PT

 
At Saturday, June 09, 2018 3:43:00 PM, Anonymous JF said...

Unless an employee tells their supervisor they are gay, how would they even know? Not every person who looks or sounds gay lives a gay lifestyle. Not all care that goes on in a medical setting is intimate anyway. Let the known gay do non intimate care and the presumably straight people do dramatically less intimate care. Less witnessing also.

 
At Saturday, June 09, 2018 5:10:00 PM, Blogger Maurice Bernstein, M.D. said...

Here are some admissions from physicians as written in an article "The Doctor Diaries --What physicians Wish Patients Know" in the June-July 2018 issue of AARP. I can't give you all a link to the article because it is for members only but maybe some of you are AARP members and can access the issue. I can give you the titles of each of 12 physician statements which might prove to be a stimulus for discussion since they all may represent some admissions by the medical system.(According to the article, by Joanne Jarrett M.D. "who polled dozens of doctors to find out what they'd tell you, if only they could.")

1. "We are working on your case, even if it looks like we have disappeared"
2."When we keep you waiting, it's not because we think our time i more valuable than yours"
3. "We need complete honesty from you"
4. "We know lifestyle change is hard"
5. "Many of us have PTSD"
6. ""We wish we had better advice for weight loss"
7. "Sometimes the internet is right"
8. "We know you've answered this question already"
9. "Yes, some of us are jerks"
10. "We worry about you"
11. "We make mistakes"
12. "We want the very best for you"("just know that. It is the bottom line")

I have a hunch my visitors here will be munching on these 12 points. You might find some distasteful.. so spit it out. On the other hand, I do find some realistic based on my own professional experience. ..Maurice.

 
At Saturday, June 09, 2018 7:09:00 PM, Blogger BJTNT said...

This comment has been removed by the author.

 
At Sunday, June 10, 2018 4:27:00 AM, Blogger Biker in Vermont said...

Any professional group in surveys of that nature are going to give a mix of positive attributes that they want to sell while mixing in a few truths of what they really think. They will leave out anything that they know will be received badly by the general public.

The "things they won't tell you" lists are usually more real than the "things we want you to know" ones. There is a big difference between the two. I recall one "things they won't tell you" nursing list that said "yes we do look".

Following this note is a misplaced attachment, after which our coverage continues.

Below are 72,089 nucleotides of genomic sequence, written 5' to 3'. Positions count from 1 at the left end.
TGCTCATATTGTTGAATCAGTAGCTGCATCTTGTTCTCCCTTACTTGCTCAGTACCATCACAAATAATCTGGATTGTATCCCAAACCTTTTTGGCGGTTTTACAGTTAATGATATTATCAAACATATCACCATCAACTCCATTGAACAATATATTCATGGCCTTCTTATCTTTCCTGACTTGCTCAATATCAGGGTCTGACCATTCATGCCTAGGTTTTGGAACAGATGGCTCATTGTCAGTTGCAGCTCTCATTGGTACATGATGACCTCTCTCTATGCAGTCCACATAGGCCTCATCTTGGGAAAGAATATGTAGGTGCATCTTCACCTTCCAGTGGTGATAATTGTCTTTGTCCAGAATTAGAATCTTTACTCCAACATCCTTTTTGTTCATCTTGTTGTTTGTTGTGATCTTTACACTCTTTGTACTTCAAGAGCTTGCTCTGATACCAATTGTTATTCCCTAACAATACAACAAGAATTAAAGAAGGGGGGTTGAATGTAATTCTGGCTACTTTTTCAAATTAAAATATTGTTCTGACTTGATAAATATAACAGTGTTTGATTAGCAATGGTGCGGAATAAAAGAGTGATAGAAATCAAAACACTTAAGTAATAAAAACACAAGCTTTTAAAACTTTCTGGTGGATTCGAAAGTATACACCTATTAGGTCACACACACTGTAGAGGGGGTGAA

Concerning this specific list I do note it didn't occur to them to say anything about wanting us to know that they are concerned with patients feeling they've been treated with the same respect and dignity that they'd want for themselves. Yet another example of patient dignity just not being on their radars.

 
At Sunday, June 10, 2018 10:20:00 AM, Anonymous Anonymous said...

And that one nursing had on their list “ yes we do look” was covered and concealed very quickly as Biker pointed out. Whoa inappropriate was quickly concealed as well. So why have lists, they’re meaningless just as those core values that sit on the shelf of the Twilight Zone somewhere at every hospital. Marcus Welty MD would be turning over in his grave right now if he could only read half this crap. And then Florence nightingale well I seriously doubt she would even move at all, she’s probably laughing since she caused most of this crap.

Lists are useless and they are meaningless, actions speak for themselves. So far all you see are lies, more lies, discrimination and that $4 trillion dollars is the real driving force that keeps all this going, where it stops nobody knows.

PT

 
At Sunday, June 10, 2018 5:51:00 PM, Blogger Maurice Bernstein, M.D. said...

You know, on review and consideration of what has been written in all the Volumes on this thread of "Patient Modesty" and, of course, with PT's last paragraph, the "medical profession" appears as the character if not the reality of a "crime family". a virtual Mafia organization: with actions of deception (unnecessary procedures and testing), frank criminality including sexual misbehavior,opioid "drug trafficking" and finally the "the money". Is that really the profession that I entered years ago and reinforcing each year with a new crop (students) to enter that "family"? Sad, sad, if this analogy is true. What do you think? ..Maurice.

 
At Sunday, June 10, 2018 10:00:00 PM, Anonymous JF said...